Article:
Glenn Bass, CPA
Director of Recruiting, Security & Investigative Placement Consultants, LLC
At the ACFE Global Fraud Conference this past June in Las Vegas, I had the opportunity to sit down with CFEs or soon-to-be CFEs in the Professional Development Center. Through strategic one-on-one sessions I offered guidance on professional advancement, résumés and cover letters, interviewing tips and techniques, and career changes.
While many topics were covered, there wasn’t a single session that didn’t lead to questions about LinkedIn and how to build a better profile. Since it was such a hot topic at the conference, I’d like to take the opportunity give CFEs in our community tips on crafting a standout LinkedIn profile.
The LinkedIn profile page is the foundation for your personal branding. Even though your focus is primarily on preventing and detecting fraud, you must not neglect or forget the importance of personal branding. It is your opportunity to exhibit some flare and expertise amongst your peers. It helps with business leads, job opportunities and building your network. It helps you get noticed within the ever-increasing community of fraud and investigative professionals. Bottom line: with a larger network, you will get more clients. And with more clients, you will prevent and detect more fraud.
Some of the tips that follow are low-hanging fruit and easy to implement, while others will take some effort. However, all of these are worthwhile in building your personal brand through your LinkedIn profile.
- A professional headline — Be creative. You’re given 120 characters to populate your “headline” field and there’s no rule that this has to only be a job title. Begin with a tagline to make a first impression. It’s okay to get personal and say why you do what you do or how you see your role. Include keywords describing yourself and your areas of expertise to help people find you via search.
- Photo — Professional photos please! Right or wrong, first impressions are made from your photo. LinkedIn is a professional network so I recommend a professional picture. Your photo should be a high-quality headshot in which your face takes up around 60% of the picture. And don’t forget to smile!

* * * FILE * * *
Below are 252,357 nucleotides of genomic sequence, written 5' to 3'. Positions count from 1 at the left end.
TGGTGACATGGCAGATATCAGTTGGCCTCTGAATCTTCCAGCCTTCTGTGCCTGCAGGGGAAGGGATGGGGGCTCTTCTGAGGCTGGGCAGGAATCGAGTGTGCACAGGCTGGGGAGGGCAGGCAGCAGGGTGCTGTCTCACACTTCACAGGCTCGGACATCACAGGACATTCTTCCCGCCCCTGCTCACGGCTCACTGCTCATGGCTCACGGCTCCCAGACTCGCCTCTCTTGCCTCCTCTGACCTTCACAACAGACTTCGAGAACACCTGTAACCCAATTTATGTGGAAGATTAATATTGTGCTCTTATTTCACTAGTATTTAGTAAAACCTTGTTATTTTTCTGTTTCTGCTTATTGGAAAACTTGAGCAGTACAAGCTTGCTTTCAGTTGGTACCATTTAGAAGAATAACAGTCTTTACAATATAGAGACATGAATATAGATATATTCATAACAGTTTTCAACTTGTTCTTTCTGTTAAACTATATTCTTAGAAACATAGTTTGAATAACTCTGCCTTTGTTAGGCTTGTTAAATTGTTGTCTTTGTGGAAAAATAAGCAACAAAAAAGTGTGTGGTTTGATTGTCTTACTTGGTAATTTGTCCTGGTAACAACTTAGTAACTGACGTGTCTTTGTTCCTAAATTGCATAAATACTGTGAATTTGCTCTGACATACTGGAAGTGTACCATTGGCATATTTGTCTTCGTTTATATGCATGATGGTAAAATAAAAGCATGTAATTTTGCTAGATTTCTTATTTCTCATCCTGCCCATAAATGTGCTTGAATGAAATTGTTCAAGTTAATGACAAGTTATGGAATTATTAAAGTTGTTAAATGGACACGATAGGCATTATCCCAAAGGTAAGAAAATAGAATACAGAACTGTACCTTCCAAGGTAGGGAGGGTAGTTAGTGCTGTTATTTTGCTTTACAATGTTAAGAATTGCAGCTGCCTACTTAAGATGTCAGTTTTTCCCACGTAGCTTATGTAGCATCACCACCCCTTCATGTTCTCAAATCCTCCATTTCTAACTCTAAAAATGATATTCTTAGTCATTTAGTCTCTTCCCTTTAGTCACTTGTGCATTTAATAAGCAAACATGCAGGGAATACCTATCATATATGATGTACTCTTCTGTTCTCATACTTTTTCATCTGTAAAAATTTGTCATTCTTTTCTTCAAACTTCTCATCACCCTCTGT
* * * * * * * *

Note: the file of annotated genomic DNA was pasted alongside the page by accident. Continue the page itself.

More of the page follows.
- Background — The second visual element at the top of your profile page is your background photo. Choose an image that reflects well on your brand. It helps your page stand out and be memorable.
- Summary — Don’t skip this section! Your summary is your chance to tell your own story. Include keywords for search purposes, but try to bring to life why your skills matter. Try to make it exciting or interesting so that those reading it will continue on. This could be the most challenging section of your LinkedIn profile. Spend some time on it and seek opinions from your inner circle. It will be well worth the effort.
- Skills and endorsements — A quick way to highlight your expertise is within this section. Scroll through the list of skills and identify all of those that are relevant to you. This area helps support the description in your Headline and Summary, and provides a platform for others to endorse you. The key here is staying relevant. Think quality over quantity. Endorsements from other members are a great way to increase your credibility. Showcase your work — LinkedIn makes it easy to upload your work. Marketing collateral for your company, your professional bio, case studies, white papers and other brand content helps to show what the business you work for is all about, as well as gives additional insight about your expertise.
- Experience — Your work history should match your printed résumé, as potential employers will undoubtedly cross-reference the two.
- Share content — Sharing relevant content is a great way to add value to your network while appearing in your connections' LinkedIn feeds.
- Recommendations — These are endorsements that were noted earlier on steroids. Written testimonials are even more powerful than endorsements. Endorsements give people viewing your profile a quick sense of skills. Recommendations illustrate the experience and value of working with you.
- Additional profile information — A number of other sections exist to help you build a strong LinkedIn profile. Groups, certifications, publications, projects, honors and organizations are a few. Only publish the things you feel are relevant credentials and/or supplemental information that will capture the attention of the reader.
These adjustments to your LinkedIn account will result in a profile that is compelling and true to you, making your LinkedIn experience and networking within the anti-fraud community all the better.